Advances in engineering local drug delivery systems for cancer immunotherapy

Published on Sep 1, 2020in Wiley Interdisciplinary Reviews-nanomedicine and Nanobiotechnology9.182
路 DOI :10.1002/WNAN.1632
Peter Abdou6
Estimated H-index: 6
(UCLA: University of California, Los Angeles),
Zejun Wang17
Estimated H-index: 17
(UCLA: University of California, Los Angeles)
+ 4 AuthorsZhen Gu82
Estimated H-index: 82
(UCLA: University of California, Los Angeles)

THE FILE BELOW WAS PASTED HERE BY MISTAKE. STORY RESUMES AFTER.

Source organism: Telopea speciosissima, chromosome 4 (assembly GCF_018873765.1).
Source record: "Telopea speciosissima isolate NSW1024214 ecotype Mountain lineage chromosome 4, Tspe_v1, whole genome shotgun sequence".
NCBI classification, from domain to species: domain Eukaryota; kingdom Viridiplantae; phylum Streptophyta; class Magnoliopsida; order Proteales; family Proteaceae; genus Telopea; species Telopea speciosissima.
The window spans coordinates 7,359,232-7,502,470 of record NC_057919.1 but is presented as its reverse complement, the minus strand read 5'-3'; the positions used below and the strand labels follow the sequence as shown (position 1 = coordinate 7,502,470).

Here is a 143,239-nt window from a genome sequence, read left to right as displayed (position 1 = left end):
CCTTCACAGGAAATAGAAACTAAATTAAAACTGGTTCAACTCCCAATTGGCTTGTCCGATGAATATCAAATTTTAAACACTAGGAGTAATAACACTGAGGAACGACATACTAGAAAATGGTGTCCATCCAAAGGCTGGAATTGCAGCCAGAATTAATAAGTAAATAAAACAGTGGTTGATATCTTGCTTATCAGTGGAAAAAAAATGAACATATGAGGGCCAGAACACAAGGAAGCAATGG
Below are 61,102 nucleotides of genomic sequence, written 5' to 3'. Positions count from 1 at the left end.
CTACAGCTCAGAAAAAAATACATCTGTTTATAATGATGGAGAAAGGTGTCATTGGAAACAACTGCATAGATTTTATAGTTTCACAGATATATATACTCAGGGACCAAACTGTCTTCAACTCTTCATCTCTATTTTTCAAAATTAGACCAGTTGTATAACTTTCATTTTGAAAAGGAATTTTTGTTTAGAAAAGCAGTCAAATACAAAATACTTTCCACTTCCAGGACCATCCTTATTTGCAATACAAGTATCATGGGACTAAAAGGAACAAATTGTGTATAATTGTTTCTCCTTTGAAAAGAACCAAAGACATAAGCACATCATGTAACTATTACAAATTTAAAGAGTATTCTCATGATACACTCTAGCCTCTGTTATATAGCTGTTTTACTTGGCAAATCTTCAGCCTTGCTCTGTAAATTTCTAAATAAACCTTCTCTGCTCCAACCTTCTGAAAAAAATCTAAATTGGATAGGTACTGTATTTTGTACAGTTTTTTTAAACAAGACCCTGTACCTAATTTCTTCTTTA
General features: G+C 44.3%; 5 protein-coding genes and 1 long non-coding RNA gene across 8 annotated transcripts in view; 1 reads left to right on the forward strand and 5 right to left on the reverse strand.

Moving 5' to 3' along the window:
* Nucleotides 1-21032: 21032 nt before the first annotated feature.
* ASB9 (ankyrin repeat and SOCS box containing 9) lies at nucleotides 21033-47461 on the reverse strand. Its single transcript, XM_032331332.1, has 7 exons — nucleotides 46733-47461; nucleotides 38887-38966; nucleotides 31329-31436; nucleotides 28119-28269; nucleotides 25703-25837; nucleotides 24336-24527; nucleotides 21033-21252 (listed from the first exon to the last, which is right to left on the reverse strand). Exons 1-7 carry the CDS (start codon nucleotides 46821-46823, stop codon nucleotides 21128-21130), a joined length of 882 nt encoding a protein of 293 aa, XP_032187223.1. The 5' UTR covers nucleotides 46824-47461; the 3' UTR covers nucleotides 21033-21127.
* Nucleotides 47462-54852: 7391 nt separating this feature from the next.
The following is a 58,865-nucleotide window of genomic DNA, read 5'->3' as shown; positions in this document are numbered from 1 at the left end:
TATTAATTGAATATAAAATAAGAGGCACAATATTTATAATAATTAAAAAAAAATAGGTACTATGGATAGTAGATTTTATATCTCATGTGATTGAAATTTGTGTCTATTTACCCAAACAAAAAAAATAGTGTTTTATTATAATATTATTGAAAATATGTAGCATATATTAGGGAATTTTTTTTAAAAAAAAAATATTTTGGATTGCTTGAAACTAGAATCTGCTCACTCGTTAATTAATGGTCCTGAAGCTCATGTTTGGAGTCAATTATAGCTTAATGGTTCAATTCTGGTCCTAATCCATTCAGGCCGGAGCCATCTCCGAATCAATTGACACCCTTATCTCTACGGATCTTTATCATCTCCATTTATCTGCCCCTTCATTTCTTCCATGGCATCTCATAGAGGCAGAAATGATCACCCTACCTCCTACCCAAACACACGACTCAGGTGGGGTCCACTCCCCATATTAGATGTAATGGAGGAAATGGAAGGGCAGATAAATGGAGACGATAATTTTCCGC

Cancer immunotherapy aims to leverage the immune system to suppress the growth of tumors and to inhibit metastasis. The recent promising clinical outcomes associated with cancer immunotherapy have prompted research and development efforts towards enhancing the efficacy of immune checkpoint blockade, cancer vaccines, cytokine therapy, and adoptive T cell therapy. Advancements in biomaterials, nanomedicine, and micro-/nano-technology have facilitated the development of enhanced local delivery systems for cancer immunotherapy, which can enhance treatment efficacy while minimizing toxicity. Furthermore, locally administered cancer therapies that combine immunotherapy with chemotherapy, radiotherapy, or phototherapy have the potential to achieve synergistic antitumor effects. Herein, the latest studies on local delivery systems for cancer immunotherapy are surveyed, with an emphasis on the therapeutic benefits associated with the design of biomaterials and nanomedicines. This article is categorized under: Nanotechnology Approaches to Biology > Nanoscale Systems in Biology Therapeutic Approaches and Drug Discovery > Nanomedicine for Oncologic Disease.
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